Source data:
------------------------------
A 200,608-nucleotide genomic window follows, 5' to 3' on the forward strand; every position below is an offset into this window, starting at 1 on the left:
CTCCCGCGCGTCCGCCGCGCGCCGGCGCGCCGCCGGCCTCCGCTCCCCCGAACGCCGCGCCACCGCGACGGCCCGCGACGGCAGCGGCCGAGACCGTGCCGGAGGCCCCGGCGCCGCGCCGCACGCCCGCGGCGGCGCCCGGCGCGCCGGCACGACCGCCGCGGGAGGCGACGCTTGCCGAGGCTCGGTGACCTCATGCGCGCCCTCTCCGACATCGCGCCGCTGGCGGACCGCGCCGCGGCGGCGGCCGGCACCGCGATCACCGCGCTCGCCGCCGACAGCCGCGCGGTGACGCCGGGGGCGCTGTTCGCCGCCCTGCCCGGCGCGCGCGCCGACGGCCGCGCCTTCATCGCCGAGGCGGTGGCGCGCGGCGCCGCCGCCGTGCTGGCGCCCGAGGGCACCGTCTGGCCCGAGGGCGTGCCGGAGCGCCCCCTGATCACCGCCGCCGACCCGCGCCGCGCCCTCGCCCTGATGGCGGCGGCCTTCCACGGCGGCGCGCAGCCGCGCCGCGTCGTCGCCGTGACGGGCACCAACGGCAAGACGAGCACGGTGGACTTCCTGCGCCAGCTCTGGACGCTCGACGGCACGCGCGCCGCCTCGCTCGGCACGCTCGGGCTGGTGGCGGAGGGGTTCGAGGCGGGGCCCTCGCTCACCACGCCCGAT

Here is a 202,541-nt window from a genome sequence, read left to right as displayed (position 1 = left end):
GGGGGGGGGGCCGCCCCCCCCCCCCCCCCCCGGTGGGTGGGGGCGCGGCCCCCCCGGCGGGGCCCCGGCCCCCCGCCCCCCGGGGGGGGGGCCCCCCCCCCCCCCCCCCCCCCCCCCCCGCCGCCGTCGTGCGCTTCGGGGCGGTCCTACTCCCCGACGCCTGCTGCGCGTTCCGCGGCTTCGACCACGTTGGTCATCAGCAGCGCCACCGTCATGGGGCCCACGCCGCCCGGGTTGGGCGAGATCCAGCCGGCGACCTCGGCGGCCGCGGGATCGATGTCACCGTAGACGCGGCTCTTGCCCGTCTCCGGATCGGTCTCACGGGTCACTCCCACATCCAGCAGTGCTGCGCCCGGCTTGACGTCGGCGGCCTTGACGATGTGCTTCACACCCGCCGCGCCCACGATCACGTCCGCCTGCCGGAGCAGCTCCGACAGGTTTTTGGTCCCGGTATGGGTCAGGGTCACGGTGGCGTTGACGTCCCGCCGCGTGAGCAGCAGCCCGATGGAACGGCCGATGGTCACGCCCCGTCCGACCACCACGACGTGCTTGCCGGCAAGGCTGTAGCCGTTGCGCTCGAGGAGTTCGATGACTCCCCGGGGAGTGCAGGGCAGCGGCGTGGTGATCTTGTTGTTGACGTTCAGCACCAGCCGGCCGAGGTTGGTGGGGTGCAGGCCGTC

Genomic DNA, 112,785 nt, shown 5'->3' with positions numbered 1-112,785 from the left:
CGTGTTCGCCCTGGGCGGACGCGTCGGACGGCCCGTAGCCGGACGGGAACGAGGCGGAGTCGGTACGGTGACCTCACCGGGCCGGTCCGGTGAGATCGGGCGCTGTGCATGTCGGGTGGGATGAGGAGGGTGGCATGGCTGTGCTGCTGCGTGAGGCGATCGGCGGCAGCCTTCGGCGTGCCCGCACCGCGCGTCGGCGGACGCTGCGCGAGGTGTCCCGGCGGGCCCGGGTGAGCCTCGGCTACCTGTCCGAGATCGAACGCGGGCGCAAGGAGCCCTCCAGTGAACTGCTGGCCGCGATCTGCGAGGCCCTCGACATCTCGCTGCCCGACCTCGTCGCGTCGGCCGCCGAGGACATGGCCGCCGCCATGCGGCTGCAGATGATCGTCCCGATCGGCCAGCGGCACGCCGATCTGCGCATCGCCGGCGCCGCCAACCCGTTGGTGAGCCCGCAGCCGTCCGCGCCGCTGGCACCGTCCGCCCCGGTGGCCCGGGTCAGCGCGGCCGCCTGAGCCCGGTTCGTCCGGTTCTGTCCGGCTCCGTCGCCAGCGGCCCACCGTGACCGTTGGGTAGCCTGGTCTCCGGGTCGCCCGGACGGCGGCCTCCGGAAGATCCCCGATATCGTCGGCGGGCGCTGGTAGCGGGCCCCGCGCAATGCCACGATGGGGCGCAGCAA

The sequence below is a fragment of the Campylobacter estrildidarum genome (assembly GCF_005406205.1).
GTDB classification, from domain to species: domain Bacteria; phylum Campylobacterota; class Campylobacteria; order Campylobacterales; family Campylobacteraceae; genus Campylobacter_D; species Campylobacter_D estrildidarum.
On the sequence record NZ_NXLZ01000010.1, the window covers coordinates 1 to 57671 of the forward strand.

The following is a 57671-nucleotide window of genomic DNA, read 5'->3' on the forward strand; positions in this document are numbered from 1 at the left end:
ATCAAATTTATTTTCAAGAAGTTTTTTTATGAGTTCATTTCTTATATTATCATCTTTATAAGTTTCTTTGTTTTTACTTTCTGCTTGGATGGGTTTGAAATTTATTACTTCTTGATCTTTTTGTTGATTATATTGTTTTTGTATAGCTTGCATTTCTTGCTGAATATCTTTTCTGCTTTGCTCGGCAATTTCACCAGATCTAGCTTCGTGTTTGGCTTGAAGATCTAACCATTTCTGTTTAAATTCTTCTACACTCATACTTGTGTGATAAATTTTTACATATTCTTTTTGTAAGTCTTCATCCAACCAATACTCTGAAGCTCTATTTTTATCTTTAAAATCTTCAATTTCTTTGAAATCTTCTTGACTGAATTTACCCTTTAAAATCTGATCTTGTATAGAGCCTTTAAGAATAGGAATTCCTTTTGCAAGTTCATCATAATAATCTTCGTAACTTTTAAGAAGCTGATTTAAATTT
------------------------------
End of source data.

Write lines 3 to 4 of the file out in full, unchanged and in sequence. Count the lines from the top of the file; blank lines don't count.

Here is a 202,541-nt window from a genome sequence, read left to right as displayed (position 1 = left end):
GGGGGGGGGGCCGCCCCCCCCCCCCCCCCCCGGTGGGTGGGGGCGCGGCCCCCCCGGCGGGGCCCCGGCCCCCCGCCCCCCGGGGGGGGGGCCCCCCCCCCCCCCCCCCCCCCCCCCCCGCCGCCGTCGTGCGCTTCGGGGCGGTCCTACTCCCCGACGCCTGCTGCGCGTTCCGCGGCTTCGACCACGTTGGTCATCAGCAGCGCCACCGTCATGGGGCCCACGCCGCCCGGGTTGGGCGAGATCCAGCCGGCGACCTCGGCGGCCGCGGGATCGATGTCACCGTAGACGCGGCTCTTGCCCGTCTCCGGATCGGTCTCACGGGTCACTCCCACATCCAGCAGTGCTGCGCCCGGCTTGACGTCGGCGGCCTTGACGATGTGCTTCACACCCGCCGCGCCCACGATCACGTCCGCCTGCCGGAGCAGCTCCGACAGGTTTTTGGTCCCGGTATGGGTCAGGGTCACGGTGGCGTTGACGTCCCGCCGCGTGAGCAGCAGCCCGATGGAACGGCCGATGGTCACGCCCCGTCCGACCACCACGACGTGCTTGCCGGCAAGGCTGTAGCCGTTGCGCTCGAGGAGTTCGATGACTCCCCGGGGAGTGCAGGGCAGCGGCGTGGTGATCTTGTTGTTGACGTTCAGCACCAGCCGGCCGAGGTTGGTGGGGTGCAGGCCGTC